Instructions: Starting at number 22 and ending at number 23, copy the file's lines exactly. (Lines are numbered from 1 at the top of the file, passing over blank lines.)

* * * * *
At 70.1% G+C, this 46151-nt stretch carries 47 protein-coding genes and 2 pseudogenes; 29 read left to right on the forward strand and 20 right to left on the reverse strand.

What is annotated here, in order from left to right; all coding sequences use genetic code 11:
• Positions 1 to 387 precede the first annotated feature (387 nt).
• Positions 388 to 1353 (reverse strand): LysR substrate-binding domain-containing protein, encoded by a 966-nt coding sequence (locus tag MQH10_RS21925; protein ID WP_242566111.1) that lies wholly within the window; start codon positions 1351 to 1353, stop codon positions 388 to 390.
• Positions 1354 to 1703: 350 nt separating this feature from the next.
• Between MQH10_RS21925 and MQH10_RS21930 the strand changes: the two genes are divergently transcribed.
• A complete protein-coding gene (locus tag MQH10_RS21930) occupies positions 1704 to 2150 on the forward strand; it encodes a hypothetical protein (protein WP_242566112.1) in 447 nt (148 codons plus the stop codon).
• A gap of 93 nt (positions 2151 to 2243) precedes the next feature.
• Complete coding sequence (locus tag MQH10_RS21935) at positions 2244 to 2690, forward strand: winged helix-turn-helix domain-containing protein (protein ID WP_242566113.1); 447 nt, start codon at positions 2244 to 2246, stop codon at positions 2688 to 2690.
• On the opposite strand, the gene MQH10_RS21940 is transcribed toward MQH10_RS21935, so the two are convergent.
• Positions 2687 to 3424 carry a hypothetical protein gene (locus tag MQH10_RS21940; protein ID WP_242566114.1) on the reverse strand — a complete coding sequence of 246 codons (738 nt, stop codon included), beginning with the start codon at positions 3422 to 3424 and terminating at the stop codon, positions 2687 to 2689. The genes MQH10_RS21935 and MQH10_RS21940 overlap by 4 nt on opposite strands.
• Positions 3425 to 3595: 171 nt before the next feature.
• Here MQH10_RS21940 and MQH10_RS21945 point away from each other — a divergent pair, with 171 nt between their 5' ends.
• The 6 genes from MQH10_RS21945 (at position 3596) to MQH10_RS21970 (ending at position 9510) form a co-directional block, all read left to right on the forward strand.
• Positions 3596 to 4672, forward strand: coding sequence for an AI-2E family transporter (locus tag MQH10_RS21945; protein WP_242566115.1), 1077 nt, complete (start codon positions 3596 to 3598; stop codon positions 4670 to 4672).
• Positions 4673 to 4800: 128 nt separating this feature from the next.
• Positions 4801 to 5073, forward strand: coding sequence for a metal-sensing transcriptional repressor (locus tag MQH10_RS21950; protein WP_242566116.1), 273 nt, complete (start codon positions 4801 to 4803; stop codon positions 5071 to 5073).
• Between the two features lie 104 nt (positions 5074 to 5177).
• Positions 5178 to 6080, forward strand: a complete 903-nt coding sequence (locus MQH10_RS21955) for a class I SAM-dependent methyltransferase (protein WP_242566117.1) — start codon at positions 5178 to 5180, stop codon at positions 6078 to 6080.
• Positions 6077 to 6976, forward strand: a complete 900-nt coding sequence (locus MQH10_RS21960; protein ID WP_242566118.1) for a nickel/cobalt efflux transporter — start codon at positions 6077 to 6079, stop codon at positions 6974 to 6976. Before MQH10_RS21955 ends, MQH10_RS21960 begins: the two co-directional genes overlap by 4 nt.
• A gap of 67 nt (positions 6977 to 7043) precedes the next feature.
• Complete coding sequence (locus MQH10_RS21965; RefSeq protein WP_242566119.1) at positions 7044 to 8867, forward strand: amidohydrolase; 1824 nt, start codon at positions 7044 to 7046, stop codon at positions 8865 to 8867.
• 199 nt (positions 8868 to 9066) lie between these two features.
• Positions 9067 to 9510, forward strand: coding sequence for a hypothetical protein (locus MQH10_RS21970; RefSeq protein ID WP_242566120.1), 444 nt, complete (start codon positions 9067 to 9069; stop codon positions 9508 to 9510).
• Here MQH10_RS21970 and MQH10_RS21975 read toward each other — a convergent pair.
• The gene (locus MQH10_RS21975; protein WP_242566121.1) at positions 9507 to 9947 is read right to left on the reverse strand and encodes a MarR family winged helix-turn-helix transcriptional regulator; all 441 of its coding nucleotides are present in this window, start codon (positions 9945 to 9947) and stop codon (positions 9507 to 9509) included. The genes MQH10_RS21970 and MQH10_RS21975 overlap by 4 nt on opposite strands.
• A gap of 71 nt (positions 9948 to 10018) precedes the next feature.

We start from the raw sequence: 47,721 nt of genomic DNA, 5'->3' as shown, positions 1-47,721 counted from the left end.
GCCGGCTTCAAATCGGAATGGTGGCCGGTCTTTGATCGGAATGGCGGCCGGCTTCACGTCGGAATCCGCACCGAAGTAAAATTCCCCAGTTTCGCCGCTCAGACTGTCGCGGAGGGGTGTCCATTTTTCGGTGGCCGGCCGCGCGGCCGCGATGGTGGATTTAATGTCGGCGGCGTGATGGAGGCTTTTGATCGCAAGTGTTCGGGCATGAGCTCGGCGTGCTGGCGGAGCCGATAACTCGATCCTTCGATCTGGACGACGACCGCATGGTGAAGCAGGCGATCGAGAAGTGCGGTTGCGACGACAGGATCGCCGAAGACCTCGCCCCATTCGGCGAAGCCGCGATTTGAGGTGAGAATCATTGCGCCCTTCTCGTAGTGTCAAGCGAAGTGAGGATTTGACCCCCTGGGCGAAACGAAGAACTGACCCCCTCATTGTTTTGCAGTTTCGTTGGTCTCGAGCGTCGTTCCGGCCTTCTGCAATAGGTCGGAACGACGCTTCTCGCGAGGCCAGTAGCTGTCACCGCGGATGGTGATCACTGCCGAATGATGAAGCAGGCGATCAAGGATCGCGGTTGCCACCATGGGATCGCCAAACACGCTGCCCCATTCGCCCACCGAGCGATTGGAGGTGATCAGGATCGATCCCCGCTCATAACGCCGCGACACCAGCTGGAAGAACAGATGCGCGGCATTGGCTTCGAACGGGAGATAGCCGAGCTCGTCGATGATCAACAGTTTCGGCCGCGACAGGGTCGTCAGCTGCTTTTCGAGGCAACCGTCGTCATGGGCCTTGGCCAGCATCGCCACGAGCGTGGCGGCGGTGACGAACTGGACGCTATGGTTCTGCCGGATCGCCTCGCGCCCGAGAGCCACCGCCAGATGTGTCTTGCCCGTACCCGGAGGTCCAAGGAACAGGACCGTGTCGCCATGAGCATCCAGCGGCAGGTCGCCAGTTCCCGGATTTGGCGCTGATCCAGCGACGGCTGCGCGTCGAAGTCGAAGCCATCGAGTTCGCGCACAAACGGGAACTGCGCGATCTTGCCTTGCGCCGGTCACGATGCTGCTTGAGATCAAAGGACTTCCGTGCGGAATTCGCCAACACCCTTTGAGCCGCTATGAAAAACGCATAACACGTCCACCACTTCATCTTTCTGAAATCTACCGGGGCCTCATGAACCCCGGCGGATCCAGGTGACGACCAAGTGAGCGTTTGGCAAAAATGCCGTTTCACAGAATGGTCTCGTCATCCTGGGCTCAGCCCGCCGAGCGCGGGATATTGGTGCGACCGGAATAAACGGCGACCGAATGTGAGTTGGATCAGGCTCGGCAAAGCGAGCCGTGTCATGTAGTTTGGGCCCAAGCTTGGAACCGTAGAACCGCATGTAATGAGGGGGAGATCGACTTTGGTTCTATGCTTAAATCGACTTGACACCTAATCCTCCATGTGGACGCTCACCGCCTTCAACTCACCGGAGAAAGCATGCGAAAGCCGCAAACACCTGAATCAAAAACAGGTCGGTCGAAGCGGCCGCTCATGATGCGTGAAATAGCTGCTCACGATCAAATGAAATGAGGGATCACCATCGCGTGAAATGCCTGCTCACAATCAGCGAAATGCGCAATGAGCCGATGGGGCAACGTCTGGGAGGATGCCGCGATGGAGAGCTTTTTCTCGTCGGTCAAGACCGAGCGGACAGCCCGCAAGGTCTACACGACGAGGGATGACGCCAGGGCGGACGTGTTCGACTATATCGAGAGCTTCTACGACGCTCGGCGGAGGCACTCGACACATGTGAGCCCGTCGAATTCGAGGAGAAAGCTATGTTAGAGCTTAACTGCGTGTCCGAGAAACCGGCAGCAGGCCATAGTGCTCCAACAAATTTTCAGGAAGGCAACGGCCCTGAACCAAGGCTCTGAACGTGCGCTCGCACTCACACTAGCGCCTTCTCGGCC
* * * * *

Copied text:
• Complete coding sequence (locus MQH10_RS21965; RefSeq protein WP_242566119.1) at positions 7044 to 8867, forward strand: amidohydrolase; 1824 nt, start codon at positions 7044 to 7046, stop codon at positions 8865 to 8867.
• 199 nt (positions 8868 to 9066) lie between these two features.